Impeachment trials have notably lacked drama or even importance. Often, they have been an anticlimax to the convulsive events that precipitated them. Andrew Johnson’s trial extended over several months and was a tepid sideshow to the profound political and legal struggles that marked Reconstruction. The British Parliament considered Warren Hastings’s fate sporadically for eight years after he was impeached for his mismanagement of India policies, a subject heatedly debated for decades. The constitutional stakes sometimes appear high, but impeachment is essentially a quasi-legal extension of politics.
The impeachment and trial of William Jefferson Clinton followed form. Here was a proceeding whose remarkable moments seem in retrospect to be Robert Byrd’s bombastic oratory, Arlen Specter’s idiosyncratic attempt to import Scottish law by rendering a verdict of “Not Proven,” Henry Hyde’s ongoing fits of pique toward the Senate and misguided media speculations about “concessions” and “compromise” after one of the House managers of the proceeding, Lindsey Graham, lightened up and said “reasonable people can disagree.” Most senators even followed a script for their questions, asking ones planted by the lawyers or the leadership. The affair had all the spontaneity of a Pointillist painting.
Jeffrey Toobin’s A Vast Conspiracy and Joe Conason and Gene Lyons’s The Hunting of the President treat impeachment briefly as a mere coda to earlier stories of alleged presidential wrongdoing. Both books recognize that the interesting and important political story centered on the assault against Clinton, which had gathered momentum after his election in 1992. That story was unscripted and owed more to accident and inadvertence than to design. The President and his wife were accused, among other things, of crooked land deals, suspected insider commodity trading, drug-running and complicity in the murder of a presidential-assistant-cum-alleged-paramour, Vincent Foster. Finally, we had the National Dirty Joke. The Toobin and Conason/Lyons books essentially tell the same story, and tell it rather well.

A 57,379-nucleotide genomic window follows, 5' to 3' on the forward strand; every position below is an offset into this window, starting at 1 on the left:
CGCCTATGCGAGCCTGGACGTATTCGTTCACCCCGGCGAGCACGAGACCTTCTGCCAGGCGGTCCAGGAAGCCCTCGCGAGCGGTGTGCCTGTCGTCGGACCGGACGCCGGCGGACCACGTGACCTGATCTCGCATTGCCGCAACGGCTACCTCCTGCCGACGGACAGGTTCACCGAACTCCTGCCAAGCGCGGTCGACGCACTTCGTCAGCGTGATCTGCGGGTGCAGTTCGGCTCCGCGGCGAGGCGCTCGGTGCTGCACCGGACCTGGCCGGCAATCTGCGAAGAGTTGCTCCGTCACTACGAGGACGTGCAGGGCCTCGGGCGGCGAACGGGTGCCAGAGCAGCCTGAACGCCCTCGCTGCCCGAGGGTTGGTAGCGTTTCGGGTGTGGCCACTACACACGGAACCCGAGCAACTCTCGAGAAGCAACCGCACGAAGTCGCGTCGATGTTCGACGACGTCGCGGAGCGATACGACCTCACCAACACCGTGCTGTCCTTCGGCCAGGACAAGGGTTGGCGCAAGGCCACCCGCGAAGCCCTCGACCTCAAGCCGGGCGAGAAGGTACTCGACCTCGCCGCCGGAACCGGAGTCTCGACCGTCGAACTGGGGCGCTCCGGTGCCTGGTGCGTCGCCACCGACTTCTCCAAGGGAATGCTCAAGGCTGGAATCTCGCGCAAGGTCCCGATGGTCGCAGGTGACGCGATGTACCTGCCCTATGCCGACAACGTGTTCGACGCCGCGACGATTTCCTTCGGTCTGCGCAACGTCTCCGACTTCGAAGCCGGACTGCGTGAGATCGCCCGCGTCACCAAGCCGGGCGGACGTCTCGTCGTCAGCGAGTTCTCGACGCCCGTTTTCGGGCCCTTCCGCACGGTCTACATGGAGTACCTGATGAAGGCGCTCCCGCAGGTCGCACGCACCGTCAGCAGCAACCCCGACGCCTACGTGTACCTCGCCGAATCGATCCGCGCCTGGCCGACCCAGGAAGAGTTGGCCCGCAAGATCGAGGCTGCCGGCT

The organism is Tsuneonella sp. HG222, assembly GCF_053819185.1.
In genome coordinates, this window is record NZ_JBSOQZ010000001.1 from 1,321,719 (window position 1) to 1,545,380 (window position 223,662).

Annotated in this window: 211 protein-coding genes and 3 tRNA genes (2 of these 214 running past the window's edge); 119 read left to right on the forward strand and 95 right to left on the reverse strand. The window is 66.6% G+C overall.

Peter Baker, a Washington Post reporter, set out to write “an authoritative and straightforward history” of the impeachment and trial. This subject pales by contrast to the earlier story, for it has little drama, mystery or subtlety. Baker is apparently determined to give us everything he accumulated in his reporter’s notebook. His details are numbing; we have an abundance of trivia, rumor and anecdote, leaving him (and us) short on analysis and insight. But publishing publicity departments love this stuff. Press releases for the book emphasize the President’s request to attorney David Kendall to tell Hillary that “something had obviously gone on” between her husband and Monica Lewinsky. It was the “longest walk” of Kendall’s life, but he “laid the foundation” for Clinton to tell his wife. Certainly Clinton’s modus operandi was nothing new or startling.